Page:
There are thoughts that better transportation routes will reduce prices, as would a gas station reduce difficulties. However, there is a fear that prices on property and hotel and hostel accommodations will go up with demand. It all remains to be seen. One thing for sure, the days of the bank with one frenzied teller should end. Today, I went in only to find 40 people in line, one teller, and the bank manager almost ready to pull his hair out. Poor Walter and Patricio. Piss poor planning to not make adjustments for the already increasing influx of customers.

This also might mean fiber-optic lines out in el campo, and internet. This would be good! There are no phone lines out there, making it difficult to get emergency services, or to arrange business without traveling into town. Many people in el campo do not have cars, and the bus service runs almost never now that Chaiten is deserted. So, good things will come from this, and a way of life may be altered. We'll see how it all gets handled.

2 comments:

Helen said...

Vicki
I can assure you change will come slowly. I have been visiting the same little village of Futrono on lago Ranco for 25 years. When we first went we had to travel 60 kilometers of ripio roads to get there. It was a welcome change when they finally paved one of the 5 or so roads leading from route five, I actually came to dread that drive after a few years, and was happy when it changed.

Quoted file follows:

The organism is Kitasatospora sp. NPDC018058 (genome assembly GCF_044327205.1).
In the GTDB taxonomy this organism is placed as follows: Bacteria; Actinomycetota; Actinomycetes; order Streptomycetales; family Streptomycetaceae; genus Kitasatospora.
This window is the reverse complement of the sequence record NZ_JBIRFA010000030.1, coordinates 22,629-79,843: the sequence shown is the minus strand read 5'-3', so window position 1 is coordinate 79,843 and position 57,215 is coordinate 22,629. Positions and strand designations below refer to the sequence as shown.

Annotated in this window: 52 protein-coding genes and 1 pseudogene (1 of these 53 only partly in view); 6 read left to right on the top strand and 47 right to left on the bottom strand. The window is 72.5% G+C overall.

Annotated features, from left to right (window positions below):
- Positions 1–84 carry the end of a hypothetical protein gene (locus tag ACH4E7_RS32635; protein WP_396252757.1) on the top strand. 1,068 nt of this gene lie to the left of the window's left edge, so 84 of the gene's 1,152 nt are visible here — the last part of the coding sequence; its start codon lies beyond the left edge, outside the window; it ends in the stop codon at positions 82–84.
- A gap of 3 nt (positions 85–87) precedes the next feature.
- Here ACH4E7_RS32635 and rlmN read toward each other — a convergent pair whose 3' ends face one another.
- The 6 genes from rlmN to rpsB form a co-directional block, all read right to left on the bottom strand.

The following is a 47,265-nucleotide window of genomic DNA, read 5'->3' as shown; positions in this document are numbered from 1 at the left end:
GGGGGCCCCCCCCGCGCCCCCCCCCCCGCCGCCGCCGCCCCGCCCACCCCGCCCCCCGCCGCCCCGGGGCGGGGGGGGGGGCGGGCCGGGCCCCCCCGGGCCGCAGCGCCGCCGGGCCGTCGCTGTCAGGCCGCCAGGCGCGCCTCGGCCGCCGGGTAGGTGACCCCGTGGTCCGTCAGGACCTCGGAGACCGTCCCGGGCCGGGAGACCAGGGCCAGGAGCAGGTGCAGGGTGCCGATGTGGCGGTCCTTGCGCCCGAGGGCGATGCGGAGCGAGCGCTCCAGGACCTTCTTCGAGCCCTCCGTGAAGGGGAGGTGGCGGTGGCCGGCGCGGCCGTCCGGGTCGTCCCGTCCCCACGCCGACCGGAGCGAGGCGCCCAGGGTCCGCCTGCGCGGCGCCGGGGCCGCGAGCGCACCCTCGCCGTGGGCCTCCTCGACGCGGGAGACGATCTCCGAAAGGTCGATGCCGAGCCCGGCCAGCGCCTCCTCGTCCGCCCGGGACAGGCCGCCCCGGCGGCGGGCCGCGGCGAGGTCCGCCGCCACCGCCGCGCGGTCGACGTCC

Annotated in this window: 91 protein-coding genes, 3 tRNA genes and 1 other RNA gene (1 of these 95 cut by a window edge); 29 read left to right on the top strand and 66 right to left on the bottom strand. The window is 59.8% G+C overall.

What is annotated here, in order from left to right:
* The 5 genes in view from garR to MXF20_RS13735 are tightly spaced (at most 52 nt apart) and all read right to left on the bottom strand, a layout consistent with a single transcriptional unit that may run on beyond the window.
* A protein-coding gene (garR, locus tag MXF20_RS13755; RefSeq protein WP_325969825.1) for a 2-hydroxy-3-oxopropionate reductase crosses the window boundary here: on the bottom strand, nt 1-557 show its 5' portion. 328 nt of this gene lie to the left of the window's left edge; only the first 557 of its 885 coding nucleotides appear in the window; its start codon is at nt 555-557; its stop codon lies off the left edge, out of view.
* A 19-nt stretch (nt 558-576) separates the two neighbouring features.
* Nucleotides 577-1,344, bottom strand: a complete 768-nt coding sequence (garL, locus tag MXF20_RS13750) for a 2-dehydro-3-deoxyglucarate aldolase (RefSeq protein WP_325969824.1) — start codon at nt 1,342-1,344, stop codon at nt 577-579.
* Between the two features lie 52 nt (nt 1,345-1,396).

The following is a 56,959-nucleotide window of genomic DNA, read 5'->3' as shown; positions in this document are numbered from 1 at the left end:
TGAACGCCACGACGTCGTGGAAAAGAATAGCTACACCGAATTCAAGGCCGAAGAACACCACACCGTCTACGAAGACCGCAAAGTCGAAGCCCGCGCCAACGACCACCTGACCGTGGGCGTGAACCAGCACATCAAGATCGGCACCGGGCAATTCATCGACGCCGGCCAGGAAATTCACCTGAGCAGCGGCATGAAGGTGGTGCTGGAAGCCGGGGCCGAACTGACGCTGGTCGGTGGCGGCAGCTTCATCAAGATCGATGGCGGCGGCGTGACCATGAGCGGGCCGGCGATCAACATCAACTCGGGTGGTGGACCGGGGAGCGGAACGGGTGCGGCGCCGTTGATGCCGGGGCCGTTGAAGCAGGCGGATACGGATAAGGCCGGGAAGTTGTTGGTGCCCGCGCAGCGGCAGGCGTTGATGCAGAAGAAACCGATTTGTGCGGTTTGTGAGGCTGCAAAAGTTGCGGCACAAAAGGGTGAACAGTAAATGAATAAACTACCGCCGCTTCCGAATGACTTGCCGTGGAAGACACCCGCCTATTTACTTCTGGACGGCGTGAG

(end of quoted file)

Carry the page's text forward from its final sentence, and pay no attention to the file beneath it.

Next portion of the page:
My point being as things become a little easier you will also be ready for those small improvements.

Our village has now become a good size town probably due to the increase in dairy farming and the availability of jobs and we were amazed this last trip that what once was a 2-3 road deep village now has housing projects sprouting out back as homes for all these workers.I still love it, but my cousins decided it wasn't what they wanted and decided to move down the road 20 kilometers and build a new camp near the village of Llifen where it still resembles the Futrono of 20 years ago. You already have that escape by being a ways out.

I doubt that as time goes by you will regret not having to go all the way to Esquel to get a few basics. I am sure that change in Futa won't even be as fast as the change in Futrono, other than tourism it is unlikely that Futa can support a huge increase in population, the climate is too harsh .

The very first I ever heard of Futa would be in relationship to environmental activism, so I doubt logging or mining or other environmentally altering industries are going to find Futa a good place to develop.

Don't worry, be happy, I promise you , things will still be tough for years to come!

Vicki Lansen said...

I think you are absolutely right Helen. I don't think things will change out in el campo at all, and as you say, things will be a little easier for everyone...supplies, gas perhaps, hopefully lower prices. Folks here stubbornly hold on to their lifestyles and funny ways...that will be something that may shape newcomers, instead of the other way around. It will be interesting!